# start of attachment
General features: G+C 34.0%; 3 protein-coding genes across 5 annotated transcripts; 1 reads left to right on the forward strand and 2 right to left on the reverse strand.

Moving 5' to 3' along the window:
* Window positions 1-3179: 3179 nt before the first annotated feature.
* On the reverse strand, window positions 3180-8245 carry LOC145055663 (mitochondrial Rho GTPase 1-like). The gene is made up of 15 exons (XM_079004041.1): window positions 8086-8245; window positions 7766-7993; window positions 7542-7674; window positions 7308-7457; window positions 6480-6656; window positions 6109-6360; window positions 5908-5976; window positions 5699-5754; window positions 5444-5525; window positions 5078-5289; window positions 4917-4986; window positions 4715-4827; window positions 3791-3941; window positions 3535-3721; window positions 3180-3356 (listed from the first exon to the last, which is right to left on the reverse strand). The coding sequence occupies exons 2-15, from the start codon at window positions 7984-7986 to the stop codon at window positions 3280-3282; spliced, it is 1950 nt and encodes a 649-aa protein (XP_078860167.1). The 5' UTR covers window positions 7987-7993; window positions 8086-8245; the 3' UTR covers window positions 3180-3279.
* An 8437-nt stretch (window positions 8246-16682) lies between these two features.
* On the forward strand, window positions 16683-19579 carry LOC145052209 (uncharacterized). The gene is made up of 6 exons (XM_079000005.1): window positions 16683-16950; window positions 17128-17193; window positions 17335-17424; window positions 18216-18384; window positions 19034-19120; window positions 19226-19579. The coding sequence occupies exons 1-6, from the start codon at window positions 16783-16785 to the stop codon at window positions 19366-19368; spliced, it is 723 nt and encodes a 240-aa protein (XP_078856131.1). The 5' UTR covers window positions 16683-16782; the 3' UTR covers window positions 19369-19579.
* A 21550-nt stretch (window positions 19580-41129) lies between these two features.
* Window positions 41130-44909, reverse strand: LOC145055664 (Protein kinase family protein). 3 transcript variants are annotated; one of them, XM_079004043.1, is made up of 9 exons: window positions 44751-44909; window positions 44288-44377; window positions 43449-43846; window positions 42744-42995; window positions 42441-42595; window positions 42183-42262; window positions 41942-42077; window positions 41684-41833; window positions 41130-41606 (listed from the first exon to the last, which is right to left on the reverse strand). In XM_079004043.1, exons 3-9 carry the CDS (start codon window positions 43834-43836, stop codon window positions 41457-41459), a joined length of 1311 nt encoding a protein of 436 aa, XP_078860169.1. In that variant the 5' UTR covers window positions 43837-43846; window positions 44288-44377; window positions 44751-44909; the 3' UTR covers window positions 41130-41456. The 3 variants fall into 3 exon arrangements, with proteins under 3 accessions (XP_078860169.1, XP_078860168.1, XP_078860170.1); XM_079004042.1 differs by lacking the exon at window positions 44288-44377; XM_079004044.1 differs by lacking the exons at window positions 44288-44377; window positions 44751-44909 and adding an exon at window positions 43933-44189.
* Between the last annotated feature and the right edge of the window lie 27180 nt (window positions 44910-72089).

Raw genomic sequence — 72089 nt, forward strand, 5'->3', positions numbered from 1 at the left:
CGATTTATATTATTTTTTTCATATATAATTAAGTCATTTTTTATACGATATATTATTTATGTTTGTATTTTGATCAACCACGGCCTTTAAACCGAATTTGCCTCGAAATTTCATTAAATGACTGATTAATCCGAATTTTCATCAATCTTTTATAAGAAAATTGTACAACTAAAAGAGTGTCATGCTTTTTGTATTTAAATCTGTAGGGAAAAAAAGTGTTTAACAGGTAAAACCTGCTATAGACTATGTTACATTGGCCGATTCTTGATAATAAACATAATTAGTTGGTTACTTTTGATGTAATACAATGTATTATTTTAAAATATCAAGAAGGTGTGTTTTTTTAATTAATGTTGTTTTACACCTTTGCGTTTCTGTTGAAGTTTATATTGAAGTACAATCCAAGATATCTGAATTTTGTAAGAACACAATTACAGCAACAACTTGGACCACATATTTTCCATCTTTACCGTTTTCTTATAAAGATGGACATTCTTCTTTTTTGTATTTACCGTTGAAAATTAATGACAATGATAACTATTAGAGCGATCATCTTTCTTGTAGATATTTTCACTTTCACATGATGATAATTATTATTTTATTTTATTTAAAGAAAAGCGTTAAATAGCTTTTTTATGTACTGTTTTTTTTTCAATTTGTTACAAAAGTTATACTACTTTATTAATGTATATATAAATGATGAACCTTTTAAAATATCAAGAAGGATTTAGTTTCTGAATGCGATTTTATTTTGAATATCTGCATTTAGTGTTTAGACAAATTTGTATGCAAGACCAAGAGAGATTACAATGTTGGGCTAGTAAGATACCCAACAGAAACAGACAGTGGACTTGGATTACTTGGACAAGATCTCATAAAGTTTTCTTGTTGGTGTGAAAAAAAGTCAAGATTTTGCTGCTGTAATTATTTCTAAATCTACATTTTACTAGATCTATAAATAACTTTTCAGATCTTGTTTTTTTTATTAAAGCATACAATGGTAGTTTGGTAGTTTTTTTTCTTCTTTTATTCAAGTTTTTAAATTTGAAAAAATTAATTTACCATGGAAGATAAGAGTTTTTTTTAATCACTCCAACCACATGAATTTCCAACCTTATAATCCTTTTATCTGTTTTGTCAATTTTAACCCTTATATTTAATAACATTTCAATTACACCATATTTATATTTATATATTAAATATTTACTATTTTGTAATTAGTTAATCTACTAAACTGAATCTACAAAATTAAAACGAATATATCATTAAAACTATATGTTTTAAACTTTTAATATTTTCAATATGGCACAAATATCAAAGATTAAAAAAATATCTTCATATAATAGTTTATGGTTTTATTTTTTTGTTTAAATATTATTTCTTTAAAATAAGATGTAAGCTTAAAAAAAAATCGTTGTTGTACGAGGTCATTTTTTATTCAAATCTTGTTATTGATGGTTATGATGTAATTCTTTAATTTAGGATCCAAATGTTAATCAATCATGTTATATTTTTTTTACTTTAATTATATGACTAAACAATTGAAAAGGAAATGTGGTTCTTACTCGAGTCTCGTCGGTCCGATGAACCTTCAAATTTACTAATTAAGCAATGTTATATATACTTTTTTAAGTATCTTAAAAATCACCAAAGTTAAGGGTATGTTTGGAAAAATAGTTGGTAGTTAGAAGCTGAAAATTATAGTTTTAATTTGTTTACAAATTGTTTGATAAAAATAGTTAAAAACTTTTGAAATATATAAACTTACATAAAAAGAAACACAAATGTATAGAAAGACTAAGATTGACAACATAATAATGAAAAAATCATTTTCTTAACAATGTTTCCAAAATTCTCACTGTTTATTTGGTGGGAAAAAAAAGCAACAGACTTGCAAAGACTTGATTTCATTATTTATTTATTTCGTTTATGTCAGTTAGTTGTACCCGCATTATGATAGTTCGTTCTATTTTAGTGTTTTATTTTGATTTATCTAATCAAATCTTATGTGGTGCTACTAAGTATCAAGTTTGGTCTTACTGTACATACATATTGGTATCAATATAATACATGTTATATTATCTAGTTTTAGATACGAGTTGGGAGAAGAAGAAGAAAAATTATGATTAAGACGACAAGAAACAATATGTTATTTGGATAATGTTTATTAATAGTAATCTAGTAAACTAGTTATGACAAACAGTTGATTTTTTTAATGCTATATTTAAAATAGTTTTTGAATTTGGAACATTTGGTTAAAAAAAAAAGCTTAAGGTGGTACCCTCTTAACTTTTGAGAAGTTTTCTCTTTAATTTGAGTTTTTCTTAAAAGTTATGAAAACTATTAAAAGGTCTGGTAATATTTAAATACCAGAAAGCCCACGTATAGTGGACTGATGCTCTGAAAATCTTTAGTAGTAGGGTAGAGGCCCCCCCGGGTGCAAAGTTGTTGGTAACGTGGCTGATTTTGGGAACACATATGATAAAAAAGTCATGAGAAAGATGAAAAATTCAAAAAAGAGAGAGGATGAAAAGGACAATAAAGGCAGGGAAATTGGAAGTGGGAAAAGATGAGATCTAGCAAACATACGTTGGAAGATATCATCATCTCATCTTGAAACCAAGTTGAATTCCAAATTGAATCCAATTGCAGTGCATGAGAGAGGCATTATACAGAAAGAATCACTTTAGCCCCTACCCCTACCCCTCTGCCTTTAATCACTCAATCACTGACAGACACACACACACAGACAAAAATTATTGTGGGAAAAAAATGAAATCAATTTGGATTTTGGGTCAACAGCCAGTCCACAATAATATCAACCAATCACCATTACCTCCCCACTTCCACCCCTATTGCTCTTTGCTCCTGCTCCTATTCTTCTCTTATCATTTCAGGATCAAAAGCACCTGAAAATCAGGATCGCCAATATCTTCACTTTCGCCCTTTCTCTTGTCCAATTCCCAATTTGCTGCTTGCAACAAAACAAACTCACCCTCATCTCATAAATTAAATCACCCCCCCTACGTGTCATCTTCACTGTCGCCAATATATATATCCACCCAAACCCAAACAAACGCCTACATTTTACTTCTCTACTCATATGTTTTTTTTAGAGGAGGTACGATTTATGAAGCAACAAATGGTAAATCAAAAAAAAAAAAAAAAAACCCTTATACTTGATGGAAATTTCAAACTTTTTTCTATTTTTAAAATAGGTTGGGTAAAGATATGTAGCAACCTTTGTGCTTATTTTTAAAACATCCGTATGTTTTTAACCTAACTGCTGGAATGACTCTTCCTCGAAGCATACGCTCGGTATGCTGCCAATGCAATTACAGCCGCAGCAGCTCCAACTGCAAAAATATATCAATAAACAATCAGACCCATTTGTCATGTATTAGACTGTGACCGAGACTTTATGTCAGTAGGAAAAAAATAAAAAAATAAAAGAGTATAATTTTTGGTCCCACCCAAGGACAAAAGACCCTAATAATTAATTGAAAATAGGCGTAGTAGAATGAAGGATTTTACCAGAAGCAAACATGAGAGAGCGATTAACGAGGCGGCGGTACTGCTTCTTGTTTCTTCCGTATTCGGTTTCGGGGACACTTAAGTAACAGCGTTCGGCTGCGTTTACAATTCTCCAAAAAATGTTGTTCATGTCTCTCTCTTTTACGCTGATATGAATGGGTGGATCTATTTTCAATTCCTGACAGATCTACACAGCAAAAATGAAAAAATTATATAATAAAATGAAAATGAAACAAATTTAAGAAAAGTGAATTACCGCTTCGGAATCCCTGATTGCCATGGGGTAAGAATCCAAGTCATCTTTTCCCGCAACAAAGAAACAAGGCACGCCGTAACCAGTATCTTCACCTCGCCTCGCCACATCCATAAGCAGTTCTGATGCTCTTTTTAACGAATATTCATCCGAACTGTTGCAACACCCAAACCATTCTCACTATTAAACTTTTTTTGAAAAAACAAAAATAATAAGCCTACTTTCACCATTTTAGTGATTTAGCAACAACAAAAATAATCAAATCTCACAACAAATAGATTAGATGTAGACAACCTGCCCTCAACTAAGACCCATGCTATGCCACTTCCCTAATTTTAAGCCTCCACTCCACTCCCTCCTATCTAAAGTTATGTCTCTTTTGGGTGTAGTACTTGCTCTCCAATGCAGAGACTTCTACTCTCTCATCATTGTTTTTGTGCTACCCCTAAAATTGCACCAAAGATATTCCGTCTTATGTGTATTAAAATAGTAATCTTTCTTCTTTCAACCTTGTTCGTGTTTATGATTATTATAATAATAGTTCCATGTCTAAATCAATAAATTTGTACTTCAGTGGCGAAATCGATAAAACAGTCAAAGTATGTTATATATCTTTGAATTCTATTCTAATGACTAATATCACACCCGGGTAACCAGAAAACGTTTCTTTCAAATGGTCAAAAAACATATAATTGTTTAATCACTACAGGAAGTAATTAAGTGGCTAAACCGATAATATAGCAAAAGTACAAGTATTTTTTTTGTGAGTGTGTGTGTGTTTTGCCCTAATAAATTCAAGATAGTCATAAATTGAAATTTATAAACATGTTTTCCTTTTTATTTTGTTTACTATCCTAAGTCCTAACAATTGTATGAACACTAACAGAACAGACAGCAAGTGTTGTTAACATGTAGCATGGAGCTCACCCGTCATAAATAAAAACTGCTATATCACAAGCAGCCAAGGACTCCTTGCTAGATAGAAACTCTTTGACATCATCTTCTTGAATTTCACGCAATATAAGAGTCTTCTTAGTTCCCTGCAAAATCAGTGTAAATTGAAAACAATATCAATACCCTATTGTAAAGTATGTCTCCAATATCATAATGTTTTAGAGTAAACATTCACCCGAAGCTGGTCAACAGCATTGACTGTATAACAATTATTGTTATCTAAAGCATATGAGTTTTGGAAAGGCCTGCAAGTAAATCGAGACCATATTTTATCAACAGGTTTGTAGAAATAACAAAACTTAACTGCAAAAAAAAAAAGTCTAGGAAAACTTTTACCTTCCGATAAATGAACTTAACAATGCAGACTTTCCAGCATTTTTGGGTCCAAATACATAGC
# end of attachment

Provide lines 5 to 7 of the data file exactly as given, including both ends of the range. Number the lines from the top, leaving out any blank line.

* An 8437-nt stretch (window positions 8246-16682) lies between these two features.
* On the forward strand, window positions 16683-19579 carry LOC145052209 (uncharacterized). The gene is made up of 6 exons (XM_079000005.1): window positions 16683-16950; window positions 17128-17193; window positions 17335-17424; window positions 18216-18384; window positions 19034-19120; window positions 19226-19579. The coding sequence occupies exons 1-6, from the start codon at window positions 16783-16785 to the stop codon at window positions 19366-19368; spliced, it is 723 nt and encodes a 240-aa protein (XP_078856131.1). The 5' UTR covers window positions 16683-16782; the 3' UTR covers window positions 19369-19579.
* A 21550-nt stretch (window positions 19580-41129) lies between these two features.